Human variability in CYP3A4 metabolism and CYP3A4-related uncertainty factors for risk assessment

Food Chem Toxicol. 2003 Feb;41(2):201-24. doi: 10.1016/s0278-6915(02)00209-0.


CYP3A4 constitutes the major liver cytochrome P450 isoenzyme and is responsible for the oxidation of more than 50% of all known drugs. Human variability in kinetics for this pathway has been quantified using a database of 15 compounds metabolised extensively (>60%) by this CYP isoform in order to develop CYP3A4-related uncertainty factors for the risk assessment of environmental contaminants handled via this route. Data were analysed from published pharmacokinetic studies (after oral and intravenous dosing) in healthy adults and other subgroups using parameters relating primarily to chronic exposure [metabolic and total clearances, area under the plasma concentration-time curve (AUC)] and acute exposure (Cmax). Interindividual variability in kinetics was greater for the oral route (46%, 12 compounds) than for the intravenous route (32%, 14 compounds). The physiological and molecular basis for the difference between these two routes of exposure is discussed. In relation to the uncertainty factors used for risk assessment, the default kinetic factor of 3.16 would be adequate for adults, whereas a CYP3A4-related factor of 12 would be required to cover up to 99% of neonates, which have lower CYP3A4 activity.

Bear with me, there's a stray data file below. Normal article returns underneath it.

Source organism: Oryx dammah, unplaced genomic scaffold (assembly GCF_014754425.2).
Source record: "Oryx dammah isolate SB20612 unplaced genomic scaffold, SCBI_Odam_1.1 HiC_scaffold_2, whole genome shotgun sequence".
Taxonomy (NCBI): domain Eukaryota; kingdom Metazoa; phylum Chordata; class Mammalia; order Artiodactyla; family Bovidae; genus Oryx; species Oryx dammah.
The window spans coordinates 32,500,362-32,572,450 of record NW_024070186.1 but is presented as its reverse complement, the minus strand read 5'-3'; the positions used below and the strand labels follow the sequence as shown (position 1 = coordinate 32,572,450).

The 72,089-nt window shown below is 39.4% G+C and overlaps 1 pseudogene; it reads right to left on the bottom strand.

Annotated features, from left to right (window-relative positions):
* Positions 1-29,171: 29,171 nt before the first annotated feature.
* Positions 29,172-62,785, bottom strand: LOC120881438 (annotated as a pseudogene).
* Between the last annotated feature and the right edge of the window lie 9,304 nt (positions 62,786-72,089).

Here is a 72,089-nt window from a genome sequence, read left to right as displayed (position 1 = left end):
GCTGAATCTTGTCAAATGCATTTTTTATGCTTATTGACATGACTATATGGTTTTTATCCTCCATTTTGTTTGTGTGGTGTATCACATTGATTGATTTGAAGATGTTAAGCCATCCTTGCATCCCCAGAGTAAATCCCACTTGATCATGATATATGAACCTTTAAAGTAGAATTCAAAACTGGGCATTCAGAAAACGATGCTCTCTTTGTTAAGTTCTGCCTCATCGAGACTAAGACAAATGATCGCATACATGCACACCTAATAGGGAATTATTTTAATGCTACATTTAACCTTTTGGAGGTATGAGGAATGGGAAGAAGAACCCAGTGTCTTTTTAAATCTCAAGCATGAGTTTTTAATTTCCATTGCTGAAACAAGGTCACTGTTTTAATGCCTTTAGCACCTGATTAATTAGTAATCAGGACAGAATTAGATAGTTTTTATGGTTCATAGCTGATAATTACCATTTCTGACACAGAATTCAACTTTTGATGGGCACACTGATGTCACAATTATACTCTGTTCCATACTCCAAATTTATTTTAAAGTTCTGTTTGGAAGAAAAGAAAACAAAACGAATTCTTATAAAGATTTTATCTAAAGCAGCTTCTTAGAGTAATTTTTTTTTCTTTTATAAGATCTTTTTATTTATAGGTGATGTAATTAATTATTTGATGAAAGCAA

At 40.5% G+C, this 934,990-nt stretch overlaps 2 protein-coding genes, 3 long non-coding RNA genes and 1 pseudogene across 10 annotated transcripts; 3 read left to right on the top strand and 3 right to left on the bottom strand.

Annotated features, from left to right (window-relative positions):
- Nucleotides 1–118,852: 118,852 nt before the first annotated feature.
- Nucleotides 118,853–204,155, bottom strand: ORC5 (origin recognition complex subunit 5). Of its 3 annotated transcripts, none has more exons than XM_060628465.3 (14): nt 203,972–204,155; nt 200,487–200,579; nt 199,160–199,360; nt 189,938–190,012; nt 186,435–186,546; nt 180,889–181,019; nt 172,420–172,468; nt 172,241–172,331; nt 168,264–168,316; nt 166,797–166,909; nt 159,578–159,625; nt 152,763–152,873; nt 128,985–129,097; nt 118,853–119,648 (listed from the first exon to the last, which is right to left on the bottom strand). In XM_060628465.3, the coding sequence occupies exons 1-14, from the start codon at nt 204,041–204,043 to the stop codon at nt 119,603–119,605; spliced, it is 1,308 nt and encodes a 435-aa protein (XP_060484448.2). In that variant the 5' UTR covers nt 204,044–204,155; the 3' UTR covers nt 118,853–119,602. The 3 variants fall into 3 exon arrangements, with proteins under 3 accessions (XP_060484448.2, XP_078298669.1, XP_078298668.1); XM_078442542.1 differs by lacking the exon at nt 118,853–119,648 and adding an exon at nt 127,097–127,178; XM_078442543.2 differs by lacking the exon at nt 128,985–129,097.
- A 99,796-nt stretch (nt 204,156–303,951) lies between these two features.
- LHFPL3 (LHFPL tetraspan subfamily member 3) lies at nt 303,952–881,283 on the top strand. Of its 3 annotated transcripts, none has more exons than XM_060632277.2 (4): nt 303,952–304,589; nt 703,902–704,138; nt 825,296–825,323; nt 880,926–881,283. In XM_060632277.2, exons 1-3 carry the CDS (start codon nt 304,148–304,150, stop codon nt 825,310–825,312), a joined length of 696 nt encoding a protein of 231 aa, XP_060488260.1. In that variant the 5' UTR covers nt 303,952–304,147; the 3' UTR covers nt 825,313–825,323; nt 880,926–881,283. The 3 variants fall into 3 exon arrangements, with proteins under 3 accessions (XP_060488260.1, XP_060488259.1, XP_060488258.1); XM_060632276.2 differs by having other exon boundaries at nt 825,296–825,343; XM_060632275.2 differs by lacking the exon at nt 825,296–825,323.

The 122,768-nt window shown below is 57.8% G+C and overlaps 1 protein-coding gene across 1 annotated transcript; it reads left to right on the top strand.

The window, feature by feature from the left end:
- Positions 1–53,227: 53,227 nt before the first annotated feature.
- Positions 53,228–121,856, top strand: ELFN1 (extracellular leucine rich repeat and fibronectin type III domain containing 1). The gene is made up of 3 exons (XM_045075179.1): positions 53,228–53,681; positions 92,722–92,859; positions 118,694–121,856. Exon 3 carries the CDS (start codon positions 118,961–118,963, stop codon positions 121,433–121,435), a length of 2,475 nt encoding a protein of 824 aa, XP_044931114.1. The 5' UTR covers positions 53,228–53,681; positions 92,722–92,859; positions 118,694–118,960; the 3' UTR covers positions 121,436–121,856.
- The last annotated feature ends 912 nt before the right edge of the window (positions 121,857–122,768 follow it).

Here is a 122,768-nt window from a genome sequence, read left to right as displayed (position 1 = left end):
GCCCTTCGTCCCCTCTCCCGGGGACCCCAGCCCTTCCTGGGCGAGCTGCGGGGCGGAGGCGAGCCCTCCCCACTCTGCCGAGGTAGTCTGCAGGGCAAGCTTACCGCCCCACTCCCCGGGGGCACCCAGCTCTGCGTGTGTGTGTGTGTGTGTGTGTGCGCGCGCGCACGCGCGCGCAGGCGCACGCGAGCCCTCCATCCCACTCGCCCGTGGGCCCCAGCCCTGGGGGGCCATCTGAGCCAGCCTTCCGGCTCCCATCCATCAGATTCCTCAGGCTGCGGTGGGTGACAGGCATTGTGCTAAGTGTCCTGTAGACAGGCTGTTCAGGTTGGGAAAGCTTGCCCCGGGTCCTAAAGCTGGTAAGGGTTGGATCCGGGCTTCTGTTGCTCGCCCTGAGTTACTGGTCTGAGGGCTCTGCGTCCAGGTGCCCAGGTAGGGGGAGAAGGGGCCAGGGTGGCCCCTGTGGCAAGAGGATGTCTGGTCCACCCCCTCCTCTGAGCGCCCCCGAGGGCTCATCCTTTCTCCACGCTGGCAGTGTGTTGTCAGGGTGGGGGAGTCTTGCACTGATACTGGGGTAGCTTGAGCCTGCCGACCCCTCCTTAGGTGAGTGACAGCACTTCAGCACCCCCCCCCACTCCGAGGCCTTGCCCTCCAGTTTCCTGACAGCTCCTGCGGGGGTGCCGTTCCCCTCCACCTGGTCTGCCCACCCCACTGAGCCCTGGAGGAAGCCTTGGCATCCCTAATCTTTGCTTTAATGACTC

Publication types

  • Research Support, Non-U.S. Gov't

MeSH terms

  • Adult
  • Area Under Curve
  • Cytochrome P-450 CYP3A
  • Cytochrome P-450 Enzyme System / classification
  • Cytochrome P-450 Enzyme System / genetics*
  • Databases as Topic
  • Drug Administration Routes
  • Genetic Variation*
  • Humans
  • Isoenzymes
  • Reproducibility of Results
  • Risk Assessment*
  • Uncertainty*
  • Xenobiotics / administration & dosage
  • Xenobiotics / adverse effects*
  • Xenobiotics / pharmacokinetics*


  • Isoenzymes
  • Xenobiotics
  • Cytochrome P-450 Enzyme System
  • CYP3A protein, human
  • Cytochrome P-450 CYP3A
  • CYP3A4 protein, human